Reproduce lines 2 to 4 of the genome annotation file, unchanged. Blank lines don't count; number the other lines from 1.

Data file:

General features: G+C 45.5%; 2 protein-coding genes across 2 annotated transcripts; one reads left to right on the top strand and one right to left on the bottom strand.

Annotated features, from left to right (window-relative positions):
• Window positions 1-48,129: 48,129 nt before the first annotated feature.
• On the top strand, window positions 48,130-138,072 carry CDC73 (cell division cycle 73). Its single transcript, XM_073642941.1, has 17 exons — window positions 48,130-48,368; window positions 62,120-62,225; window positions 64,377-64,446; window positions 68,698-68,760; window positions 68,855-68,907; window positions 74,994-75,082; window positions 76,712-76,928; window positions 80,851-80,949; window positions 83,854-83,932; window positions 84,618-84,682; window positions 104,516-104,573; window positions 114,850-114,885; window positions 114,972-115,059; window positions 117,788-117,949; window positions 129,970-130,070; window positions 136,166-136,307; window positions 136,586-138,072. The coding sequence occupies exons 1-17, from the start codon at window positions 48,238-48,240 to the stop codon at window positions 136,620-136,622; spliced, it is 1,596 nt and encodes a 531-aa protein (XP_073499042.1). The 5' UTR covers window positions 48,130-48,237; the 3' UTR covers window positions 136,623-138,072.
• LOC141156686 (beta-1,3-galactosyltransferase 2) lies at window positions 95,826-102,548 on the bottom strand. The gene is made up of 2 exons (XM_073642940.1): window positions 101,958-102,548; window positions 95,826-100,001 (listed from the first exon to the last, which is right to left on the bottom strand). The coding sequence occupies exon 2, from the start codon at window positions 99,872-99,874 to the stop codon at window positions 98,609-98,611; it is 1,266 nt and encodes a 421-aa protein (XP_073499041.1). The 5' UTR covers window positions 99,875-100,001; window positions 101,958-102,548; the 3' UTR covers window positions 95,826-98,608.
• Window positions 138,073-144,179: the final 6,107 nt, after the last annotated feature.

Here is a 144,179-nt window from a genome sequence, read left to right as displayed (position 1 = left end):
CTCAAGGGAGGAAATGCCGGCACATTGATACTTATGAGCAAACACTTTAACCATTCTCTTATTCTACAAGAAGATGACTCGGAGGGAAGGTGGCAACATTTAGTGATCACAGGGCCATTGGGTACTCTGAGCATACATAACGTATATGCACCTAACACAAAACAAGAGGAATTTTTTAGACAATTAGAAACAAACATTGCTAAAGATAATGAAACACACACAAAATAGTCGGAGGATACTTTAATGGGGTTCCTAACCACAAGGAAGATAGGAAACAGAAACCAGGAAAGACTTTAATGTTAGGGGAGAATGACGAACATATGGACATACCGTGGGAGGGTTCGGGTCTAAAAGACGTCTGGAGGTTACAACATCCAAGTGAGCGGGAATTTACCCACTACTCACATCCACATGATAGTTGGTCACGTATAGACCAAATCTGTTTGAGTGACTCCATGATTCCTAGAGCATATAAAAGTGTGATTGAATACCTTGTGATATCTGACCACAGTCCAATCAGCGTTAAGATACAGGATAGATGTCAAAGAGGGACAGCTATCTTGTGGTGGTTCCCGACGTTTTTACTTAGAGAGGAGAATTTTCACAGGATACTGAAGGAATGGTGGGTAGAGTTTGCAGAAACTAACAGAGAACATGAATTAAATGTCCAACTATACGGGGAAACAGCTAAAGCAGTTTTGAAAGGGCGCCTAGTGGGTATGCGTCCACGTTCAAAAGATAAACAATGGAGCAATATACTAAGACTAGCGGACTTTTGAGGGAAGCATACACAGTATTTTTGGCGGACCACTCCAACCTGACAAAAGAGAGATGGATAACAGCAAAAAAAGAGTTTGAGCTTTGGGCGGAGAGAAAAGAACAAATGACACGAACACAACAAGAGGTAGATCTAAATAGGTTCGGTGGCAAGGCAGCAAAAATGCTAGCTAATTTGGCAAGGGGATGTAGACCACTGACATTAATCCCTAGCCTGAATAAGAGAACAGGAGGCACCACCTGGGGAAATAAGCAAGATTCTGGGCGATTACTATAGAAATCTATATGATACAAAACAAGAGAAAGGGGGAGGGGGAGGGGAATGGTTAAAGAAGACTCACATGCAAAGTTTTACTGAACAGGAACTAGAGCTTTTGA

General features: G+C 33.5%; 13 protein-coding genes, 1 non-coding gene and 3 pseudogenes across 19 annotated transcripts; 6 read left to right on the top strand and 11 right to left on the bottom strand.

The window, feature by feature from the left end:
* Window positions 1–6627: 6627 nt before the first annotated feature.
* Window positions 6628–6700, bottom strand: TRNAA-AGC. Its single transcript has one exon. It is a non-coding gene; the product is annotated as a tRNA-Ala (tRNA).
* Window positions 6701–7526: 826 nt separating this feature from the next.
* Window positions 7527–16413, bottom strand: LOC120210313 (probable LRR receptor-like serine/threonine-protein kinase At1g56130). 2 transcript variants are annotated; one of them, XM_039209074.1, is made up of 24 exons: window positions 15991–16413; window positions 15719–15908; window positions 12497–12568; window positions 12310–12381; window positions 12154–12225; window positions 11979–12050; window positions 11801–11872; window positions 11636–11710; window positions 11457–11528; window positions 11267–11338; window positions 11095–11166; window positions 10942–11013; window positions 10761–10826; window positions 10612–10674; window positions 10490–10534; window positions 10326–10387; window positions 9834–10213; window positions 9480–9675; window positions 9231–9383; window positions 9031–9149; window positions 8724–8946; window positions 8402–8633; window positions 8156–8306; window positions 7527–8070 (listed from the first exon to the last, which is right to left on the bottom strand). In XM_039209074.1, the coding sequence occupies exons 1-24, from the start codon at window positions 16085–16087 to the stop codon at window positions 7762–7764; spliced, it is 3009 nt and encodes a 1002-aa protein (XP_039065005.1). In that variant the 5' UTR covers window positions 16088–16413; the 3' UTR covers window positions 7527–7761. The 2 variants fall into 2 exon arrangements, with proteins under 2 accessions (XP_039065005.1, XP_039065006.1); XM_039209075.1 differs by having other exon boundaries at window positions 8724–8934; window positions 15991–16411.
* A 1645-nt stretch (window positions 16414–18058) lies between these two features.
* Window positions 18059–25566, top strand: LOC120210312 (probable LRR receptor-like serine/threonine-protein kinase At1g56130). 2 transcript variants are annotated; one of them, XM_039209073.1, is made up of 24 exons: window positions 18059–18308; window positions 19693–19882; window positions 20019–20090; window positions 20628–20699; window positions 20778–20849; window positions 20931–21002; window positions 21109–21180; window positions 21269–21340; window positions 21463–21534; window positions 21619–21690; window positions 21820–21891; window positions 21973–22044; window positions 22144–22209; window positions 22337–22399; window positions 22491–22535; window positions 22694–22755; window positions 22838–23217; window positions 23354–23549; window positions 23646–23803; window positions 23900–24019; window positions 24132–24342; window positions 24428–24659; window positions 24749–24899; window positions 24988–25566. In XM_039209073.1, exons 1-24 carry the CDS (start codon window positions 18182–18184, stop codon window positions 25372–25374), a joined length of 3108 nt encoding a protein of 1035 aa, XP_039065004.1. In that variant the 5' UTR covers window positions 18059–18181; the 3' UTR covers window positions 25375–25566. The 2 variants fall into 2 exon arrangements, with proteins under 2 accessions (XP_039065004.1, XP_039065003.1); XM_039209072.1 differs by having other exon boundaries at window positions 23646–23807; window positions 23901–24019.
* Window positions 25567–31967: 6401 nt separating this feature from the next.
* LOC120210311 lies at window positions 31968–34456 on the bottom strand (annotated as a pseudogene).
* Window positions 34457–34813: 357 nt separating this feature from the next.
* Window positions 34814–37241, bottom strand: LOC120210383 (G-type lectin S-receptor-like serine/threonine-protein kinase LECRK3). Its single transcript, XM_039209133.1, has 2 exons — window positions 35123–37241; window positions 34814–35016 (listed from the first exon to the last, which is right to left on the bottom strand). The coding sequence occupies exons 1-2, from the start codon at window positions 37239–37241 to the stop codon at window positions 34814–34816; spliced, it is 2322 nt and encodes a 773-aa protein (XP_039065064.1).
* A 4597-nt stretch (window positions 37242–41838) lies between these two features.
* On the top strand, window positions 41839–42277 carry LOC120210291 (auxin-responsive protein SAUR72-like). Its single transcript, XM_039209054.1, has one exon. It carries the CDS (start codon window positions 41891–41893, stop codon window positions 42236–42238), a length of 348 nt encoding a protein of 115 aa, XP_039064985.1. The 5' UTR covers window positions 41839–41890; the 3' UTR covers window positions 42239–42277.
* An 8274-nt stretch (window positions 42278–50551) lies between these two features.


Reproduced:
Annotated features, from left to right (window-relative positions):
• Window positions 1-48,129: 48,129 nt before the first annotated feature.
• On the top strand, window positions 48,130-138,072 carry CDC73 (cell division cycle 73). Its single transcript, XM_073642941.1, has 17 exons — window positions 48,130-48,368; window positions 62,120-62,225; window positions 64,377-64,446; window positions 68,698-68,760; window positions 68,855-68,907; window positions 74,994-75,082; window positions 76,712-76,928; window positions 80,851-80,949; window positions 83,854-83,932; window positions 84,618-84,682; window positions 104,516-104,573; window positions 114,850-114,885; window positions 114,972-115,059; window positions 117,788-117,949; window positions 129,970-130,070; window positions 136,166-136,307; window positions 136,586-138,072. The coding sequence occupies exons 1-17, from the start codon at window positions 48,238-48,240 to the stop codon at window positions 136,620-136,622; spliced, it is 1,596 nt and encodes a 531-aa protein (XP_073499042.1). The 5' UTR covers window positions 48,130-48,237; the 3' UTR covers window positions 136,623-138,072.